SURPRISE – Strike the enemy at a time and/or place and in a manner for which he is unprepared.
Surprise is getting the opponent with something he is not ready for. The way I personally approach this is by having a variety of tactics and angles for acquiring my primary and secondary objectives. Therefore, I have a myriad of techniques. I have the Kenpo, the Ju-Jitsu, The Kickboxing, etc. I believe in having as many tools on my belt as possible so that I am more likely to have the tool I need. I also train to have my tools interchangeable and inter-connectable so as to be able switch to them as the situation dictates. I train to strike from a variety of positions and postures. I train to grapple and manipulate off of positions where many people just strike from. I work on creating obscure zones to strike from to prevent the opponent from fortifying target zones. I work on creating damage from seemingly innocuous grabs. I work on transitioning to my preferred “key positions” from all other positions on the map (map being the opponent’s body and immediate environmental area) and all conceivable angles. In this way I have a path of least resistance available in most situations as well as the option to “brute force” it up the path of most resistance since many aren’t prepared for that. Throughout history there is always an arms race going on with countries developing new weapons and trying to conceal their capabilities from the enemy. In my personal war plan my arms race is learning as much technique as possible. My method of concealing my capabilities is by doing that which I have little intention of repeating. I strike to get to a grab. I grab to get to a strike. Pure Ju Jitsu guys often grab, to grab, to grab and pure Kenpo guys often strike, to strike, to strike. Part of the surprise is that I switch methods constantly on the way to the objective.
ECONOMY OF FORCE – Focus the right amount of force on the key objective, without wasting force on secondary objectives.
Remember what I mentioned about my primary objective and PREFERRED secondary objective? Remember where I mentioned that secondary objectives are bonuses? My objective is the neck/spine. I don’t try to get the arm to get there. I want to get to the neck. The arm is destroyed if it is presented. I don’t have to destroy every weapon on the map to complete my objective. If I can circumvent them to reach the objective then I will do that. But that’s only part of it. My system of “parries over blocks” ties into this. I need the opponent to be in certain positions for me to do certain things. There are three ways to achieve this. He can move, I can move or both. Now of these three ways there are two ways it can occur…on my initiative or his. To stick with the offensive principle I would have to move him, move myself or both. The parries work on both. As I parry, I place him in the position I need to advance to the objective. At the same time I move myself to an advantageous position and load one or preferably several weapons. By parrying I allow him to discharge his weapon, increase his reload time, move his defenses away from my objective, improve my position on the map and load my weapon(s)….all while conserving the energy I need to actually apply the mass principle en route to my objective.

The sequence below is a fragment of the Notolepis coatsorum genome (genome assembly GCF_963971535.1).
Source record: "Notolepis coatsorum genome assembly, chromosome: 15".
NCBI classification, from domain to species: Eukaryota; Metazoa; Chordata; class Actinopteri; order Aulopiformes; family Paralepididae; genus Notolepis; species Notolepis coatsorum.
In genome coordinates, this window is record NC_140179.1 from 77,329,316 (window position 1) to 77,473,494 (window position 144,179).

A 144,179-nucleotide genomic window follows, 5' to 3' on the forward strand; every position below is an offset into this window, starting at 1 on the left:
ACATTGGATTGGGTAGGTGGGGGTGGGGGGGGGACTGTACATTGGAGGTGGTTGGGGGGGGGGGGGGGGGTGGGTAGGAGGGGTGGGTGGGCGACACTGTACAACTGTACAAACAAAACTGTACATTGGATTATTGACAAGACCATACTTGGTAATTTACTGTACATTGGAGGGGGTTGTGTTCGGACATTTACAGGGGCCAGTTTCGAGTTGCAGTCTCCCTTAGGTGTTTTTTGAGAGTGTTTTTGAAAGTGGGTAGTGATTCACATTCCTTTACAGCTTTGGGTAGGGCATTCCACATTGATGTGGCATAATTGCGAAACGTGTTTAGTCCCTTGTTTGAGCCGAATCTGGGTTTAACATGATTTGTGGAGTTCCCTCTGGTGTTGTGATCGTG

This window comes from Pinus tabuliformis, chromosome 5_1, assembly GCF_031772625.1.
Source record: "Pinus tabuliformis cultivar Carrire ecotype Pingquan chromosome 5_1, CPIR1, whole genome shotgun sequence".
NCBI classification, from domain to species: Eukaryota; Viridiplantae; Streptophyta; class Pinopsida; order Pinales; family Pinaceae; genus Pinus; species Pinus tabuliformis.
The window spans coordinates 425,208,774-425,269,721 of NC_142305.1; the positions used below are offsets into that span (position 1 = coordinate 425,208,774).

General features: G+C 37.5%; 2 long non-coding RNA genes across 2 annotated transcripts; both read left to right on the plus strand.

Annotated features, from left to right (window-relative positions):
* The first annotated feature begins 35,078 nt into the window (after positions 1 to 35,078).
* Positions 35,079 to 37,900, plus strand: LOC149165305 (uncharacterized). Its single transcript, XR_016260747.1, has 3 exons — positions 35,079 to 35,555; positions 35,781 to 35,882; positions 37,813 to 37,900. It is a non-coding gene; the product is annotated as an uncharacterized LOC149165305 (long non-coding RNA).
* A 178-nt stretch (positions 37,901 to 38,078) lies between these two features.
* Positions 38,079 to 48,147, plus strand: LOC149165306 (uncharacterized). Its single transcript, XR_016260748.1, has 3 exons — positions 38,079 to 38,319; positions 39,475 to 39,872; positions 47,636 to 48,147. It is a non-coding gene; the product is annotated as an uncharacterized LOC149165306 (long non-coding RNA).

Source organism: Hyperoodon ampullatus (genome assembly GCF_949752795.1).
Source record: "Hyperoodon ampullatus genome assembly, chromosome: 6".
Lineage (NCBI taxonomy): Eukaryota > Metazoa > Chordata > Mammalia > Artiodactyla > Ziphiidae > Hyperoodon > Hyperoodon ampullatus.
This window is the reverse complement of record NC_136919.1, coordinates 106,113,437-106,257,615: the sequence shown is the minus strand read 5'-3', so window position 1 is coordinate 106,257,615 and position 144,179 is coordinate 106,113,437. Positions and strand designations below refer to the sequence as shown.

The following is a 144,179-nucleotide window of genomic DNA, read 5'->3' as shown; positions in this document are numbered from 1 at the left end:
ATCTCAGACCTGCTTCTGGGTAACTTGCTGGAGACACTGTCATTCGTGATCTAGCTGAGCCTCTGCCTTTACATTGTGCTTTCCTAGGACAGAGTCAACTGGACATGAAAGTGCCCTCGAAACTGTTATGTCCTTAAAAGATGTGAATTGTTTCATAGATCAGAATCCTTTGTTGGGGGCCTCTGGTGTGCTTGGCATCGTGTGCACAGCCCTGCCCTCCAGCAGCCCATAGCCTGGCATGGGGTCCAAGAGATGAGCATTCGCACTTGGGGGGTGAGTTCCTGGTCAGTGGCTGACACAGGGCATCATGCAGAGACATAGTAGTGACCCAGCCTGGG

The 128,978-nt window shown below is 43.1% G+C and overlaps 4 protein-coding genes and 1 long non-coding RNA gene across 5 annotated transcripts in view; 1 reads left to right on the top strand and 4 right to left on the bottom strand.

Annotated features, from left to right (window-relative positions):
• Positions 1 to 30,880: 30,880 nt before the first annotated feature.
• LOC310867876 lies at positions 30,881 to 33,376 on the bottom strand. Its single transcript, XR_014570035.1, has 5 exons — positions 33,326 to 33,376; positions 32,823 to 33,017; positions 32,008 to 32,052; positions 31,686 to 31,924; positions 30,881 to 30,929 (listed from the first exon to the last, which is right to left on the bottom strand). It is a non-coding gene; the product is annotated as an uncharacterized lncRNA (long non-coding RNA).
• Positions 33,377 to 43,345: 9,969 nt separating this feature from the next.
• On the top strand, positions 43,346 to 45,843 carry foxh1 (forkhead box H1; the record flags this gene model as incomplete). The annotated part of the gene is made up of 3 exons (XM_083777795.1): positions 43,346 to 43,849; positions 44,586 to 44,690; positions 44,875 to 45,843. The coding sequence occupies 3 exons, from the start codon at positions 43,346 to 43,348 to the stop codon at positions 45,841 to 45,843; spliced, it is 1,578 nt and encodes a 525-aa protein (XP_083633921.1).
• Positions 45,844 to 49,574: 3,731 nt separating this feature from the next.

MANEUVER – Place the enemy in a position of disadvantage through the flexible application of combat power.
Remember the sections on parries? Then there is no need to repeat them as they were heavy on maneuvering. Another aspect of this is my own maneuvers. When I step, hop, jump, leap, shuffle, twist, turn, bob, weave, flip, duck, dive, etc. I do it with a purpose. The purpose needs to be offensive in nature. When I take evasive action it is still with the intent of improving my position on the battlefield (environment). When I back-step it is not merely to evade. It is to evade AND draw the opponent in AND get him to extend his defensive capabilities AND get him to create targets. This is all offensive as opposed to dodging solely for the sake of not getting hit. All maneuvers are trained with this in mind. Yet another aspect of this is manipulation via strikes or other methods. As mentioned previously each weapon/attack I expend has a purpose for achieving the objective. Often times the weapon deployed cannot end the war on its own. Therefore, it is used to maneuver the opponent the opponent into position for another weapon that is even more effective than the one before it. Weapons ARE NOT to be deployed to maneuver the opponent into position for a weaker weapon. Kenpo example: people using major blows to set up eye slices and flicks. It should be the other way around.